Speaking to HR magazine Charlotte Woodworth, gender equality director at Business in the Community, said this year is the first time we will get an idea of how the pandemic has impacted gender equality.
However, she added: “Frustratingly, today’s data won’t give us the full picture as the government has instructed employers to exclude furloughed employees from most of the calculations, meaning this is an incomplete and potentially skewed picture, especially since more women than men were furloughed.”
HMRC data from November 2020 showed that women were the majority (52.1%) of workers put on furlough across the UK between March and August 2020, equating to approximately 133,000 more women than men.
The pandemic and the pay gap:
Louise Mason, senior lawyer in the employment and incentives practice at Linklaters, warned that the disproportionate effect furlough has had on women, and how it impacted those on low pay, risks translating into an artificial increase in the average hourly rate of pay for women at some employers.
“To correct this misleading picture, employers should consider whether to prepare and publish a set of shadow statistics which could sit alongside the statutory report,” Mason told HR magazine.
“The shadow statistics should include data for staff who had been furloughed at below their normal rate of pay to give a truer picture of the employer’s gender pay gap.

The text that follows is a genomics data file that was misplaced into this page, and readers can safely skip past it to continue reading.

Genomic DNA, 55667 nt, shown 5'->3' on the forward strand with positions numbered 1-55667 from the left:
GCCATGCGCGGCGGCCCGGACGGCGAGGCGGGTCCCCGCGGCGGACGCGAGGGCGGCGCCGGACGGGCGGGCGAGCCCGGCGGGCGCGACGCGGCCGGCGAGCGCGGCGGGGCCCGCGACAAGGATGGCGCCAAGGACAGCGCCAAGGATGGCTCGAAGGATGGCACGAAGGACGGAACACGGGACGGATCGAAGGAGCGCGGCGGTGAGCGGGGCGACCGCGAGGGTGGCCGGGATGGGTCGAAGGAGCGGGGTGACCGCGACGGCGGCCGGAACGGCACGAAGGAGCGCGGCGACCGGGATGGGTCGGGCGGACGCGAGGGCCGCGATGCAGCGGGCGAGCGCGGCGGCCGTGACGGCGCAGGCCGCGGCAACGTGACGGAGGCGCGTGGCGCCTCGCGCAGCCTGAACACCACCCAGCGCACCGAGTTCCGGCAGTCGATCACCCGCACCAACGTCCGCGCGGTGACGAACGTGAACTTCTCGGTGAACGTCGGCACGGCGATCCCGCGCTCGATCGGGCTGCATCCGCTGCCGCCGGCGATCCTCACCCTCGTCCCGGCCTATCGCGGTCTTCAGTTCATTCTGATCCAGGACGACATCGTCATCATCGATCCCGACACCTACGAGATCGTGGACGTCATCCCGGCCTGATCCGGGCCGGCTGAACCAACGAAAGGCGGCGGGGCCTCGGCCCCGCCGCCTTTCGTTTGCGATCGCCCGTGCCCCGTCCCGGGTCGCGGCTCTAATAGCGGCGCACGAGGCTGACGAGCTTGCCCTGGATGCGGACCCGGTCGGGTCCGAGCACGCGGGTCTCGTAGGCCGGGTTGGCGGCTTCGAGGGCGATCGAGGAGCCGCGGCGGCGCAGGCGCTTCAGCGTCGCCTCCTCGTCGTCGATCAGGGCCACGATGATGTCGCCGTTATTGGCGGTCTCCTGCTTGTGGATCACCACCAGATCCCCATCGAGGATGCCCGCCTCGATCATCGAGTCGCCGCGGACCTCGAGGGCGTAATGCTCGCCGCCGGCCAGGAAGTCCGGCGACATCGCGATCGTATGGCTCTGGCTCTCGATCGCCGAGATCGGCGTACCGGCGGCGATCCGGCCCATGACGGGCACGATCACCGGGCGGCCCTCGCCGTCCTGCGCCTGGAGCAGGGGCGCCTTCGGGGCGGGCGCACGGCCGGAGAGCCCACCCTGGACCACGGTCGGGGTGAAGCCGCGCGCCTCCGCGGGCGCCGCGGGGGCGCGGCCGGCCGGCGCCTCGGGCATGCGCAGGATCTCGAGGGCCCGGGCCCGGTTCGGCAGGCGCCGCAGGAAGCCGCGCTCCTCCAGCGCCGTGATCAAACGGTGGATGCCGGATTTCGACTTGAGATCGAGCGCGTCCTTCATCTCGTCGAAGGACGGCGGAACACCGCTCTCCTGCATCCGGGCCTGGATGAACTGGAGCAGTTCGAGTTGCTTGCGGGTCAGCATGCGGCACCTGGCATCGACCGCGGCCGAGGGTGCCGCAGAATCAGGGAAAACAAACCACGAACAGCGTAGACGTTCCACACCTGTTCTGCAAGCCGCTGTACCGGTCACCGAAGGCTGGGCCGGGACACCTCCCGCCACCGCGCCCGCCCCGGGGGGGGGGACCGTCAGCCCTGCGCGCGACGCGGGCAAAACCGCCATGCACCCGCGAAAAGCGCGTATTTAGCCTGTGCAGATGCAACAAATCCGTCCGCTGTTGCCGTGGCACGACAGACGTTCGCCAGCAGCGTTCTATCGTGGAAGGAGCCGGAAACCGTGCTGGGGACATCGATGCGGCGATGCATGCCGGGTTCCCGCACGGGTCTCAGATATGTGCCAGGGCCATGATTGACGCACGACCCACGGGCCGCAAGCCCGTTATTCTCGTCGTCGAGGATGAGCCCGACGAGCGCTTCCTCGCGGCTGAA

"This data could be published using a snapshot date from the previous pay period (i.e. March 2020) or by including pay data from furloughed staff at their normal rate.”
In partnership with the Fawcett Society, the Global Institute for Women’s Leadership at King’s College analysed global gender pay gap reporting systems this year.
Though the UK ranked highlight for transparency, respondents to the report said the country needs more measures to make companies take action based on their gaps.
This year many critics are similarly calling on government to tighten mandates on companies.
Woodworth said: “The government must provide leadership by tightening the reporting regulations so that employers are required to develop clear gender pay gap action plans. Simply tracking the problem isn’t working.”
As of 5pm yesterday, 9,328 companies had reported their gender pay gap for the year 2020 - 2021, up from 6,844 when reporting was made optional in 2020 due to the pandemic.
Compared the pre-pandemic levels, another 1,499 companies would have to report to match the number who reported in 2019 (10,827).
Mason added: “The continued effectiveness of the gender pay reporting regime depends upon accurate reporting and the ability to compare datasets year on year. Best practice would be for employers to ensure that they produce a report each year using the same methodology.
“Where the terms of the statutory regime give rise to a skewed or unrepresentative report, employers should produce a parallel report, factoring in corrective measures, to remove misrepresentation.”